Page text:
AERO Friedrichshafen is Europe’s largest general aviation expo. Held from 5-8 April, this year was the show’s 25th anniversary and it was bigger and better than ever.
Two new attendance records were set: 707 exhibitors and 34,200 trade visitors over the four days. It’s worth noting that Sun ‘n Fun held in Florida, USA, also reported record numbers, indicating that worldwide, lighter general aviation appears to be healthy.
AERO Friedrichshafen first began in 1977 with just 14 exhibitors presenting gliders and motor gliders as part of a motorsports exhibition. These days, the only flying machines that aren’t represented are military aircraft and large airliners. The success of the exhibition has depended largely on the fact that it is specifically tailored to the needs of general aviation.
The high cost of general aviation and the relative scarcity of avgas has led to a focus on alternative power for aircraft engines. Thus, according to many experts, the AERO Friedrichshafen has become the “driver of innovation for general aviation.” Here are some of the key displays that features at AERO 2017:
Electric aircraft have featured strongly at AERO over the past few years, with the Siemens powered Magnus Aircraft e-Fusion and Extra 330 LE being recent unveilings, and returning this year.
A new arrival was Hangar 55, a new Swiss company with financial support from the Hamilton watch company, which introduced the electric Silence Twister aerobatic aircraft. Also equipped with a prototype Siemens electric motor, this one putting out around 90 horsepower, and with Kokam battery cells from Korea, the plane delivers 20 minutes of smooth – and quiet – aerobatics. It is certified for +6 and -4 G aerobatics.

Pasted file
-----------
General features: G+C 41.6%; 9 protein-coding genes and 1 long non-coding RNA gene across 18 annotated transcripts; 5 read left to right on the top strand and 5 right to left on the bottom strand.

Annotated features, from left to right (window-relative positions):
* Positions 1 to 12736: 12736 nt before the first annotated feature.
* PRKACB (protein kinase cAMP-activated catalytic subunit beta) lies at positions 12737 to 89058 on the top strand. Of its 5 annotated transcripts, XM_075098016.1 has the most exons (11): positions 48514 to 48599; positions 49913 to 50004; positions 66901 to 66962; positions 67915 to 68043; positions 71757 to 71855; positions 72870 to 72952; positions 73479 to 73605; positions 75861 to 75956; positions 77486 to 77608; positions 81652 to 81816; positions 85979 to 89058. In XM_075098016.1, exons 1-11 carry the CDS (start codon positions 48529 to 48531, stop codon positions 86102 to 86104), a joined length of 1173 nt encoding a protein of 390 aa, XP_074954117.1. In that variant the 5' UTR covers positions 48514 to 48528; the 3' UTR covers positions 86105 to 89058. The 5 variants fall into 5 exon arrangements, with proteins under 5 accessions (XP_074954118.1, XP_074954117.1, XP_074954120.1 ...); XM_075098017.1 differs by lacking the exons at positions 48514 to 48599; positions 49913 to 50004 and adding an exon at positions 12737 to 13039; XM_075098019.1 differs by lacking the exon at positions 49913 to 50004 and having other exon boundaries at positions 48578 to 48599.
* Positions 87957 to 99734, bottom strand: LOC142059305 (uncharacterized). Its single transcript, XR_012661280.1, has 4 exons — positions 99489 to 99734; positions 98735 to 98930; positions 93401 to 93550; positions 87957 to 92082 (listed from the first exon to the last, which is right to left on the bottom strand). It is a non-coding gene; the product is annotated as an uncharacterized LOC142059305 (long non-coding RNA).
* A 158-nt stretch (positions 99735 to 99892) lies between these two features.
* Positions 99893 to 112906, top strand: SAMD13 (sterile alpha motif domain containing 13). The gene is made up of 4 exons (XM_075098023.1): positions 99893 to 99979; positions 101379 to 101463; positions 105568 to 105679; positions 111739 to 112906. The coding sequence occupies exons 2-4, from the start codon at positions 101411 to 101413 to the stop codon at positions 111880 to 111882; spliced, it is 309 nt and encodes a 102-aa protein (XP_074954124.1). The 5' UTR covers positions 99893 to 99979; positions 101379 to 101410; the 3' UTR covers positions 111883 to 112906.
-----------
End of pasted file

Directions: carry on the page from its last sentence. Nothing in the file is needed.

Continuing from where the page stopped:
A new generation of batteries will bring greater endurance, says Hangar 55, and the company hopes to use the electric Twister this year in the Red Bull Air Race as an exhibition.
Sporting a snazzy gold colour scheme, Diamond’s DA50-V prototype made its public debut at AERO, just two weeks after its maiden flight, and was the key attraction on the Diamond stand. Diamond claims it will be “the most modern, most efficient single-engine piston aircraft with the widest body and highest payload in its class.”
Burning just 25.8 litres per hour of Jet A-1 at 50% power, the 260-hp SAFRAN/SMA diesel gives the DA50-V a maximum speed of 173 kt TAS in testing and a range of 1,020 nm. Maximum takeoff weight is 1,800 kg, allowing a payload of 570 kg.
Diamond says the DA50’s cabin is wide, comfortable and luxurious. The cockpit is fitted as with Garmin’s G1000 NXi and GFC700 autopilot as standard.
The DA50 will be available in three different variants: the four-seat 230 hp DA50-IV, the five-seat 260 hp DA50-V, and the seven-seat DA50-VII, which will come with a variety of engine options. Certification and start of serial production for the four- and five-seat models is expected in 2018 and the seven-seat version “soon thereafter.”
Diamond also announced that it was entering the helicopter market with the unveiling of the DART 280. The programme will provide a stepping-stone to a family of rotorcraft, company founder and chief executive Christian Dries says, including a hybrid-electric quad tiltrotor. Dries believes the four-seat DART 280 will fill a gap in the training and personal transport markets for a lightweight, affordable, easy-to-fly helicopter.
Pitched against the Robinson R44, the composite DART 280 is projected to have a maximum takeoff weight of 1,350 kg, a payload of 560 kg, energy absorbing retractable landing gear, a shrouded, electric tail rotor and a 280 hp, four-stroke jet-fuel engine. First flight is scheduled in about 18 months, leading to certification about 12 months after that.
Daher continues to tweak its TBM 900 family. The latest addition is the TBM 910, which made its first public appearance at this year’s AERO, having been granted FAA and EASA certification on 24 March.